From the 1970s onward, a schism has become increasingly apparent between the classic and the spectacular look in film. Peter Wollen has argued that only the latter kind of extrovert costume design (such as those in William Klein’s 1966 film Quiêtes-vous, Polly Maggoo?) can be considered art, thus echoing Saint Laurent’s belief that “Art is probably too big a word for fashion. Fashion is a craft, a poetic craft” (Saint Laurent 1988, p. 20). The “art” of fashion in film would be exemplified by the film work of Jean Paul Gaultier, who has designed costumes for various art-house movies including The Cook, the Thief, His Wife and Her Lover (1989) and Kika (1993). In both, exaggerated versions of Gaultier’s signature styles—his cone bras, his use of corsetry as outer clothing, his asymmetrical cutting, his persistent predilection for classic tailoring alongside much more radical designs—are evident with a pervasive, more nebulous interest in creating outlandish costumes in their own right. Gaultier’s designs are intrinsically fashionable and extend the boundaries of costume and style (as Chanel once explained, there is an essential distinction to be drawn between “fashion,” which is ephemeral, and “style,” which endures). Although Gaultier trained with Pierre Cardin and Jean Patou (thereby explaining his residual interest in traditional tailoring), in The Cook, the Thiefalone one can find a string of witty, audacious juxtapositions—there are echoes of Courrèges’s space-age costumes (far more outlandish than Amies’s designs for 2001), the influence of the effete cavaliers and more than a whiff of seventeenth-century cardinals. In Kika, the smooth surface of classicism—exemplified by Victoria Abril’s black bias-cut dress—is ruptured by radical flourishes, such as the prosthetic breasts bursting out of it.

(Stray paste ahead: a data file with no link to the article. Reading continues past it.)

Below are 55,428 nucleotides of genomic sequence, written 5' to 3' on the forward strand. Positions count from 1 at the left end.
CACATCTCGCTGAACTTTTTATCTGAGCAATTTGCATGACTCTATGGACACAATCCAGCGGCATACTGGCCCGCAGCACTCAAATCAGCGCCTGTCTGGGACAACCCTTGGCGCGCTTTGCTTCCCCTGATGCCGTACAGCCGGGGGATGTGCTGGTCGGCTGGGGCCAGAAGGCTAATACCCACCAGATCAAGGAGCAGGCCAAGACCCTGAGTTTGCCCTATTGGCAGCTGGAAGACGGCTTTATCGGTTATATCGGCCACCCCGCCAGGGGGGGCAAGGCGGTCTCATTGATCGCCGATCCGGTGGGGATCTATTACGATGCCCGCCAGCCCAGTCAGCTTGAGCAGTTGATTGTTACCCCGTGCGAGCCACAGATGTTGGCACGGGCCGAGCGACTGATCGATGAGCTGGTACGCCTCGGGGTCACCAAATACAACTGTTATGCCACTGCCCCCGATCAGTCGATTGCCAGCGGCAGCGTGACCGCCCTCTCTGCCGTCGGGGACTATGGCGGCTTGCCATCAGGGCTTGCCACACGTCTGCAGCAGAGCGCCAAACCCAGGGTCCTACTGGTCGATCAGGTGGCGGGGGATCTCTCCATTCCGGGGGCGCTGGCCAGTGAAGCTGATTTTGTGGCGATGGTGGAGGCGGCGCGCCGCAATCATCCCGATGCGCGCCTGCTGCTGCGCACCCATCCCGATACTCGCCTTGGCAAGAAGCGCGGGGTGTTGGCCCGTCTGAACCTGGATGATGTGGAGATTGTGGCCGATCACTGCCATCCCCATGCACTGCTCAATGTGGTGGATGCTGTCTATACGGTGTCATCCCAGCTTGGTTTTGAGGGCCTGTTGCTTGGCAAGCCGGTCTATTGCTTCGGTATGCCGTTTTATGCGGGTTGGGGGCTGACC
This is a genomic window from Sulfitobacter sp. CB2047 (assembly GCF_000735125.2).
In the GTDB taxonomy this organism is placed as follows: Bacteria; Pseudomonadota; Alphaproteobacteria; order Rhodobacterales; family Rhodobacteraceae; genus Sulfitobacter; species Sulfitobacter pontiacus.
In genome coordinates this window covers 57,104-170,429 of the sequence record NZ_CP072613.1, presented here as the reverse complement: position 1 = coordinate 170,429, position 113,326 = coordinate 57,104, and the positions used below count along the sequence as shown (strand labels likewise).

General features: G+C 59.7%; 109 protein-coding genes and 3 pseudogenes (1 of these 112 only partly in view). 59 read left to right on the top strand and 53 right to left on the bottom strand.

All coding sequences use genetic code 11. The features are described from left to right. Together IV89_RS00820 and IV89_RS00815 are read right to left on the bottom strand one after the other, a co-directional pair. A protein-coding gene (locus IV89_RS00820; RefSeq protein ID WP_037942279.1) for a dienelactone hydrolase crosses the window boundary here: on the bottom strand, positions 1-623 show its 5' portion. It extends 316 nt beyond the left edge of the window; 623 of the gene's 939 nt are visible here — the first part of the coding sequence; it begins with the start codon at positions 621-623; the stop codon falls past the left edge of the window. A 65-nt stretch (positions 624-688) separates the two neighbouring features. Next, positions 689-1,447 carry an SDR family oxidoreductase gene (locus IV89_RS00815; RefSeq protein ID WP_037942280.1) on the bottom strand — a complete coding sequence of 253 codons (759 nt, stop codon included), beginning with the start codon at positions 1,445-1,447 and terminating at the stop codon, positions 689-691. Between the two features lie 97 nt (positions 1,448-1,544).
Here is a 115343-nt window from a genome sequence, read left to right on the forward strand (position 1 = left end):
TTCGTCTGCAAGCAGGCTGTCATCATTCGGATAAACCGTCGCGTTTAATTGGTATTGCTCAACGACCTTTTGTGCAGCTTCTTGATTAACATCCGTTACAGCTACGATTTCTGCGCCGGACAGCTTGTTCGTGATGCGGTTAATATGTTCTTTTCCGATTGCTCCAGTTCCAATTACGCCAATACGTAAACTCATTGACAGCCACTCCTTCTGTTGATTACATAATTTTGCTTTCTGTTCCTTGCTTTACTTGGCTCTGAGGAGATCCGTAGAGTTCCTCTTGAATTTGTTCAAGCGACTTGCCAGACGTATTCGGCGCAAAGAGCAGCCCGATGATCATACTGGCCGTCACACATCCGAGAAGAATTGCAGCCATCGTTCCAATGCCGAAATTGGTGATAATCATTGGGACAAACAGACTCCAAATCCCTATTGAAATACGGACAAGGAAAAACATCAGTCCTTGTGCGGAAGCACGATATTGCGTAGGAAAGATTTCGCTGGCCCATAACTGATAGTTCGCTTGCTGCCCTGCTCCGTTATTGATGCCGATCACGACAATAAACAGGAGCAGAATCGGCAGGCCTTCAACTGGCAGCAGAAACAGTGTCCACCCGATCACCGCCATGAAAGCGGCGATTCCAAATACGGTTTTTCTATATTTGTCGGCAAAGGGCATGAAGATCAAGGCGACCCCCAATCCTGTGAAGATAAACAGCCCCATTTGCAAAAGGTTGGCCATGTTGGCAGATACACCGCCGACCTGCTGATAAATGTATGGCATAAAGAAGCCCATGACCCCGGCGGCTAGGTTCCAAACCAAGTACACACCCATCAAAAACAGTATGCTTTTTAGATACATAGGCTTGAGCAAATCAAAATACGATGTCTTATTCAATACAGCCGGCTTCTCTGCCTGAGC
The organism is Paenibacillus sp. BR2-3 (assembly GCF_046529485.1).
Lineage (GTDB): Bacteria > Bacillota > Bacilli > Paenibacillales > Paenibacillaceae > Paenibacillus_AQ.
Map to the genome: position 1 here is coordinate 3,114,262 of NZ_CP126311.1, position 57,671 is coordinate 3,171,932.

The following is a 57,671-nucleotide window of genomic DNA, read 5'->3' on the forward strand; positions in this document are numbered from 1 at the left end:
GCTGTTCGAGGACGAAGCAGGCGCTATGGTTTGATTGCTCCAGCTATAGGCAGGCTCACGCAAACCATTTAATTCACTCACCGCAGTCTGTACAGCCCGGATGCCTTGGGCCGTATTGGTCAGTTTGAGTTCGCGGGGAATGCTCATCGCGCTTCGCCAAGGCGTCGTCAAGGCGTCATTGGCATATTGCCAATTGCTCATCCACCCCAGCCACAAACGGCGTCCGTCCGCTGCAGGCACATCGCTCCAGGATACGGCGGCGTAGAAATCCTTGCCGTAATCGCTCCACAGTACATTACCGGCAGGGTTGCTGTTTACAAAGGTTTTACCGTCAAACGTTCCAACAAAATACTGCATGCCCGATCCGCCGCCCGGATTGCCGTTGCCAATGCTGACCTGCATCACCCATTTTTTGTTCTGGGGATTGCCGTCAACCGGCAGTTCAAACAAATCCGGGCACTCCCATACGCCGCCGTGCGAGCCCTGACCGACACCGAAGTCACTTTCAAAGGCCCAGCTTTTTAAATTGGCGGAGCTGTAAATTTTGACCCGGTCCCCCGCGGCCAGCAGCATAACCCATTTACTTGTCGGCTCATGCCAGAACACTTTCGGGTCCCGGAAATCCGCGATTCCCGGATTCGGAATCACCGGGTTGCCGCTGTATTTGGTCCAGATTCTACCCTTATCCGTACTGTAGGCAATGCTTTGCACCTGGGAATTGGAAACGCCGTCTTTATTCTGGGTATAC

The creation of self-consciously spectacular costumes (less “over the top” than drawing attention to themselves in whatever way) has persisted through a variety of eclectic movies. Gaultier’s own wardrobe for Luc Besson’s The Fifth Element (1997) is incontrovertibly spectacular; the clothes are ostentatious, wildly colorful, eclectic and, again, overtly sexual, as in Leeloo’s artful stretch-bondage gear. Once more, these costumes flagrantly come in the way of character identification as one cannot help but notice them, and in their very styles (asymmetric, clashing) and man-made fabrics, they proclaim their ephemerality. This is only one, obvious, use of the spectacular; other more subtle examples from within contemporary film of costumes that draw attention to themselves and so intrude upon the seamlessness of the classical narrative form would be The Talented Mr. Ripley (1999), Far from Heaven (2002), and Dolls (2002). Like Luis Buñuel’s Belle de jour (1967) before them, Ripley and Far from Heaven in particular make use of costumes that are only slightly out of the ordinary. The cardigan trimmed with thick, swirling braid that Cate Blanchett is wearing when she bumps into the only slightly less ostentatiously dressed Paltrow is a further example of a costume’s overt fashionableness being used to prevent the spectator’s unthinking identification with the characters and the scene. Fashion (and it is important that the character Blanchett plays here is a textiles heiress) creates an alternative dialogue between text and spectator.